Burns Chemical & Electrical

 

History:

 

  • Exposure to heat/gas/chemical
  • Inhalation injury
  • Time of Injury
  • Past medical history
  • Medications
  • Other trauma
  • Loss of consciousness

 

Significant Findings:

 

  • Pain
  • Swelling
  • Dizziness
  • Loss of consciousness
  • Hypotension/shock
  • Airway compromise/distress
  • Singed facial or nasal hair
  • Hoarseness/wheezing

 

Differential:

 

  • Superficial (1st⁰) : red and painful (don't include in TBSA)
  • Partial thickness (2nd⁰) : blistering
  • Full thickness (3rd⁰) : painless, charred or leathery skin
  • Thermal
  • Chemical
  • Electrical
  • Radiation

 

 

 

 

  • Oxygen
  • Consider Spinal Immobilization
  • Fly critical and serious burns to a burn center if possible
  • If eye involvement flush with water or Normal Saline for 10-15 min
  • Remove rings, bracelets, and other constricting items
  • Protect burns/wounds with sterile dressing; do not attempt to remove clothing that is adhered to the burn area
  • Identify entry and exit sites; apply sterile dressings

 

 

  • Consider 12-Lead EKG

 

Chemical and Electrical Burn Patients MUST be Triaged using the Guidelines below and their care must conclude in the:

 

 

Critical or Hypotensive ?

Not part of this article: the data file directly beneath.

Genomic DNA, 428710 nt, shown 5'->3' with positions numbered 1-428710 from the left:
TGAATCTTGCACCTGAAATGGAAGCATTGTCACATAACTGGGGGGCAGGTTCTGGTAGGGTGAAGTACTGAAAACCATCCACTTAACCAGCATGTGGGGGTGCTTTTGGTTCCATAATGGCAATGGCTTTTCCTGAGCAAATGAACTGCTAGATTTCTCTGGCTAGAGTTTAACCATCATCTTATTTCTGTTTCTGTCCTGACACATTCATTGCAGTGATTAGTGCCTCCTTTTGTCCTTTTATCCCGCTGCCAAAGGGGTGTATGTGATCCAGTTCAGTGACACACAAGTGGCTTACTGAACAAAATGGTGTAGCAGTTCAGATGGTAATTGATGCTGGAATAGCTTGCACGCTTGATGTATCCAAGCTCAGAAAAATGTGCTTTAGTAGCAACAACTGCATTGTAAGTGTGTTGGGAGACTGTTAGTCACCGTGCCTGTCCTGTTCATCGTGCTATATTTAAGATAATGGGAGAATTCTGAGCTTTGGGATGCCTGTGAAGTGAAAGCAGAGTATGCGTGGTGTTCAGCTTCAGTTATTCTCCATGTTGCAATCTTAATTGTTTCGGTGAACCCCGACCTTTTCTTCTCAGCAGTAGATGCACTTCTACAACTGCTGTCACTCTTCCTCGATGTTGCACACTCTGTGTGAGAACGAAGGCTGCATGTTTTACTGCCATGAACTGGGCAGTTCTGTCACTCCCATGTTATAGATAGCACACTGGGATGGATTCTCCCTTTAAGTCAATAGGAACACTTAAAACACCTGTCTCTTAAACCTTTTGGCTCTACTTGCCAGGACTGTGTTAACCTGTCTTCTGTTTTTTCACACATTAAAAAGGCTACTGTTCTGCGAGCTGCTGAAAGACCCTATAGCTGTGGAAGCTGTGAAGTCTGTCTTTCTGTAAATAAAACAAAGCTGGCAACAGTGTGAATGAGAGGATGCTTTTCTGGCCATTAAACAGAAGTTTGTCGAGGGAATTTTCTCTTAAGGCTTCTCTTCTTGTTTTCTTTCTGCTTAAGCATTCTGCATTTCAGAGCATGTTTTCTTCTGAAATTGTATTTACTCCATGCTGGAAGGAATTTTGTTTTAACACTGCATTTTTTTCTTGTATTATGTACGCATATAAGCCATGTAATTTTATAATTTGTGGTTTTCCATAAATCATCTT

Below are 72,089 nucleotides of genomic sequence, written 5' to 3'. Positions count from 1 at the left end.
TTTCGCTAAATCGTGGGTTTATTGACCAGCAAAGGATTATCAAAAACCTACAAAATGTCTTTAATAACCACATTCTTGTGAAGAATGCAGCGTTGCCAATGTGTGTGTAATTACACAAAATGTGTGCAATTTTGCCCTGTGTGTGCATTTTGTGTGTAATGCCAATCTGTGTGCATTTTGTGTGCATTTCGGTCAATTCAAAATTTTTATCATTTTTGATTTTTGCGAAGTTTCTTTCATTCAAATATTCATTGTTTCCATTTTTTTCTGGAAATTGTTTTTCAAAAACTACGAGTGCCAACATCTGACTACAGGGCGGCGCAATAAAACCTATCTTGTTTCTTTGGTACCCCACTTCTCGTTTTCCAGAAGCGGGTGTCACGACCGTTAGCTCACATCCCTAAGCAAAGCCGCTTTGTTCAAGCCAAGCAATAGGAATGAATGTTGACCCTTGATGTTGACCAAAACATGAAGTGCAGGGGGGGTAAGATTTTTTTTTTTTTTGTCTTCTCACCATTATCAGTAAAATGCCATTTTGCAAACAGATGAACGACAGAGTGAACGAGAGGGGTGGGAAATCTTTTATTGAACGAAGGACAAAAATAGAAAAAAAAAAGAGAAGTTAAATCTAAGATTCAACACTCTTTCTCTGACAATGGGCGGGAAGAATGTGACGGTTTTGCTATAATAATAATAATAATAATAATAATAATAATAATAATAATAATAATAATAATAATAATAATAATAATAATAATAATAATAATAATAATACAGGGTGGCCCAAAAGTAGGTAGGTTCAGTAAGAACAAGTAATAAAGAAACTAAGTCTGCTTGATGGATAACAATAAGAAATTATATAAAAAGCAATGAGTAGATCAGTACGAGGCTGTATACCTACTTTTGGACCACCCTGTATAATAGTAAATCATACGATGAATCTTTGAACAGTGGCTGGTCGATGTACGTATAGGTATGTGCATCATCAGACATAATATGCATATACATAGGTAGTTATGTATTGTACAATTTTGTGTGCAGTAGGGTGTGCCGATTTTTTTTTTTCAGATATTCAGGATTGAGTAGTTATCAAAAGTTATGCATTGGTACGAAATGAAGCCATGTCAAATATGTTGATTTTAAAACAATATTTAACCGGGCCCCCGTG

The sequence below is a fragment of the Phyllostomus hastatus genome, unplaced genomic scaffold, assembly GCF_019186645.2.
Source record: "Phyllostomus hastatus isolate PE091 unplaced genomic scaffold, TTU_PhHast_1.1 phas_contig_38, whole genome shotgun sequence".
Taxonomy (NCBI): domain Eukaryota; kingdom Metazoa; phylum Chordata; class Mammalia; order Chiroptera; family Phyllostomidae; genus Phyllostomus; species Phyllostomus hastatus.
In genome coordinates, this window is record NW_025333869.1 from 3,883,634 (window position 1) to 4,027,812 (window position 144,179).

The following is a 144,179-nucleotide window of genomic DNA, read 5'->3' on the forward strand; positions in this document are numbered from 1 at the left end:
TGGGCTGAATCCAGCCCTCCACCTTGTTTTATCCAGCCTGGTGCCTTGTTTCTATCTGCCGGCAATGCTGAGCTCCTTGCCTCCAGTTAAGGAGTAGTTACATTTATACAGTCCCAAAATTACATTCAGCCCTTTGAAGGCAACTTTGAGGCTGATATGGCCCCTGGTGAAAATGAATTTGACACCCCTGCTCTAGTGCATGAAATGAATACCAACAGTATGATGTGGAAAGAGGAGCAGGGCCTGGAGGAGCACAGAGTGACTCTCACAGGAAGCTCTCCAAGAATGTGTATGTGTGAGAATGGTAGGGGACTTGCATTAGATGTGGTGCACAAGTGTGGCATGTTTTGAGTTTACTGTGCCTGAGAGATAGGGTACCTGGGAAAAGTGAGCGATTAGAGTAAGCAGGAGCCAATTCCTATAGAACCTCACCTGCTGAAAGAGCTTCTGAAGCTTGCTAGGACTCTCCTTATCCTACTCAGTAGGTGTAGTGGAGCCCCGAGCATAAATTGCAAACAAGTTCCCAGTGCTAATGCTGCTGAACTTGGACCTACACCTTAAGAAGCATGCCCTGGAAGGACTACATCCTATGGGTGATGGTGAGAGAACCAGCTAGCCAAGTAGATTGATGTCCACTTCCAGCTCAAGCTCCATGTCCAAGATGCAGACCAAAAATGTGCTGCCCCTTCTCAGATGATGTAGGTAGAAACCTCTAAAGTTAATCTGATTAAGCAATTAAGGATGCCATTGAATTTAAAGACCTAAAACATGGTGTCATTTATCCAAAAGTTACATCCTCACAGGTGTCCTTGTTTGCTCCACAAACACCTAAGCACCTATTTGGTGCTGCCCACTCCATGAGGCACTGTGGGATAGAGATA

• No

 

    • Notify receiving facility or contact Medical Control

 

  • Yes

 

 

 

 

 

    • Notify receiving facility or contact Medical Control

 

Pearls Chemical:

 

  • Refer to Decontamination Standard Procedure (Skill) WMD Page
  • Certainly 0.9% NaCl Solution or Sterile Water is preferred, however if if it is not readily available, do not delay, use tap water for flushing the affected area or other immediate water sources. Flush the area as soon as possible with the cleanest readily available water or saline solution using copious amounts of fluids.

 

Pearls Electrical:

 

  • DO NOT contact the patient until you are certain the source of the electric shock has been disconnected.
  • Attempt to locate contact points, (entry wound where the AC source contacted the patient, an exit at the ground point) both sites will generally be full thickness.
  • Cardiac Monitor, anticipate ventricular or atrial irregularity, to include V-Tach, V-Fib, heart blocks, etc.
  • If able, identify the nature of the electrical source (AC vs. DC), the amount of voltage and the amperage the patient may have been exposed to during the electrical shock.

NREMR

National Registry Emergency Medical Responder

NREMT

National Registry Emergency Medical Technician

NREMT-I

National Registry EMT-Intermediate